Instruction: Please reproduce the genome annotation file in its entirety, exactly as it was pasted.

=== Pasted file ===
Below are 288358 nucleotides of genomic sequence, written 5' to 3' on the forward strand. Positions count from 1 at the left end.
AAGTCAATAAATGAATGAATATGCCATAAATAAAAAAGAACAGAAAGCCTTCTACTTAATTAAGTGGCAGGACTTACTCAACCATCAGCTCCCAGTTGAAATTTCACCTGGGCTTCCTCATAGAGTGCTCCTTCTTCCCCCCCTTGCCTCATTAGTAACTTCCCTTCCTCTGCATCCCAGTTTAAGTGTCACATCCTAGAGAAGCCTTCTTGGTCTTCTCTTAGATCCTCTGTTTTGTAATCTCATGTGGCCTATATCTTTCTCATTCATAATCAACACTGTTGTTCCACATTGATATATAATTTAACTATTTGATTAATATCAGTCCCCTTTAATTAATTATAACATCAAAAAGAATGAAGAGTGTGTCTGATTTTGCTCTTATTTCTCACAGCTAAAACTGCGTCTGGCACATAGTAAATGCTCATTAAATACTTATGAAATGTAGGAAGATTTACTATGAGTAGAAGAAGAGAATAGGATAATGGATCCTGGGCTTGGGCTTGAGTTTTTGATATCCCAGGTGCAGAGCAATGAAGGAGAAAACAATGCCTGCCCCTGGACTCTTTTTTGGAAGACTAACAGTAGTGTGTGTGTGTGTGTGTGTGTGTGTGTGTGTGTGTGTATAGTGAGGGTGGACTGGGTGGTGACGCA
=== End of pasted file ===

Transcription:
Below are 288358 nucleotides of genomic sequence, written 5' to 3' on the forward strand. Positions count from 1 at the left end.
AAGTCAATAAATGAATGAATATGCCATAAATAAAAAAGAACAGAAAGCCTTCTACTTAATTAAGTGGCAGGACTTACTCAACCATCAGCTCCCAGTTGAAATTTCACCTGGGCTTCCTCATAGAGTGCTCCTTCTTCCCCCCCTTGCCTCATTAGTAACTTCCCTTCCTCTGCATCCCAGTTTAAGTGTCACATCCTAGAGAAGCCTTCTTGGTCTTCTCTTAGATCCTCTGTTTTGTAATCTCATGTGGCCTATATCTTTCTCATTCATAATCAACACTGTTGTTCCACATTGATATATAATTTAACTATTTGATTAATATCAGTCCCCTTTAATTAATTATAACATCAAAAAGAATGAAGAGTGTGTCTGATTTTGCTCTTATTTCTCACAGCTAAAACTGCGTCTGGCACATAGTAAATGCTCATTAAATACTTATGAAATGTAGGAAGATTTACTATGAGTAGAAGAAGAGAATAGGATAATGGATCCTGGGCTTGGGCTTGAGTTTTTGATATCCCAGGTGCAGAGCAATGAAGGAGAAAACAATGCCTGCCCCTGGACTCTTTTTTGGAAGACTAACAGTAGTGTGTGTGTGTGTGTGTGTGTGTGTGTGTGTGTGTGTATAGTGAGGGTGGACTGGGTGGTGACGCA